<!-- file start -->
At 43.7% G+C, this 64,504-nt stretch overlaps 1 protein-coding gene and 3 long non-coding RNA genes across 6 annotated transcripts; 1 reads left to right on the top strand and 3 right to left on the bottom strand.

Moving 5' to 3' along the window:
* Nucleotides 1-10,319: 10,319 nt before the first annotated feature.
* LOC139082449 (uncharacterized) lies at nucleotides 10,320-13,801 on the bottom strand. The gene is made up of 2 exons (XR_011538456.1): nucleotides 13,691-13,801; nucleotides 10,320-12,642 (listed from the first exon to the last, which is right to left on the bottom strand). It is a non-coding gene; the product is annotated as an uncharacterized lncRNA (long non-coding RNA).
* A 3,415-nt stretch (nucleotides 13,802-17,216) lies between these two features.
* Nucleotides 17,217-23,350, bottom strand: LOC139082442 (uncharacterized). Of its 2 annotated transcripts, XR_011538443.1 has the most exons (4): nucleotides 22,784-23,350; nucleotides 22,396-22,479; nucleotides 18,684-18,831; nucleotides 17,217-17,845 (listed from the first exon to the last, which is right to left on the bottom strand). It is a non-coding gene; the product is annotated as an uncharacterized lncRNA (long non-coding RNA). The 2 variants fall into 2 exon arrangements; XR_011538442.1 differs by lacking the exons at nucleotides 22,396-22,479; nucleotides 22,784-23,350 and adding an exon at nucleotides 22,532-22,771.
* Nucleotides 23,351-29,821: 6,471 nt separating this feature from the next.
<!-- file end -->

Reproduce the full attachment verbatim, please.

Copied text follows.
At 43.7% G+C, this 64,504-nt stretch overlaps 1 protein-coding gene and 3 long non-coding RNA genes across 6 annotated transcripts; 1 reads left to right on the top strand and 3 right to left on the bottom strand.

Moving 5' to 3' along the window:
* Nucleotides 1-10,319: 10,319 nt before the first annotated feature.
* LOC139082449 (uncharacterized) lies at nucleotides 10,320-13,801 on the bottom strand. The gene is made up of 2 exons (XR_011538456.1): nucleotides 13,691-13,801; nucleotides 10,320-12,642 (listed from the first exon to the last, which is right to left on the bottom strand). It is a non-coding gene; the product is annotated as an uncharacterized lncRNA (long non-coding RNA).
* A 3,415-nt stretch (nucleotides 13,802-17,216) lies between these two features.
* Nucleotides 17,217-23,350, bottom strand: LOC139082442 (uncharacterized). Of its 2 annotated transcripts, XR_011538443.1 has the most exons (4): nucleotides 22,784-23,350; nucleotides 22,396-22,479; nucleotides 18,684-18,831; nucleotides 17,217-17,845 (listed from the first exon to the last, which is right to left on the bottom strand). It is a non-coding gene; the product is annotated as an uncharacterized lncRNA (long non-coding RNA). The 2 variants fall into 2 exon arrangements; XR_011538442.1 differs by lacking the exons at nucleotides 22,396-22,479; nucleotides 22,784-23,350 and adding an exon at nucleotides 22,532-22,771.
* Nucleotides 23,351-29,821: 6,471 nt separating this feature from the next.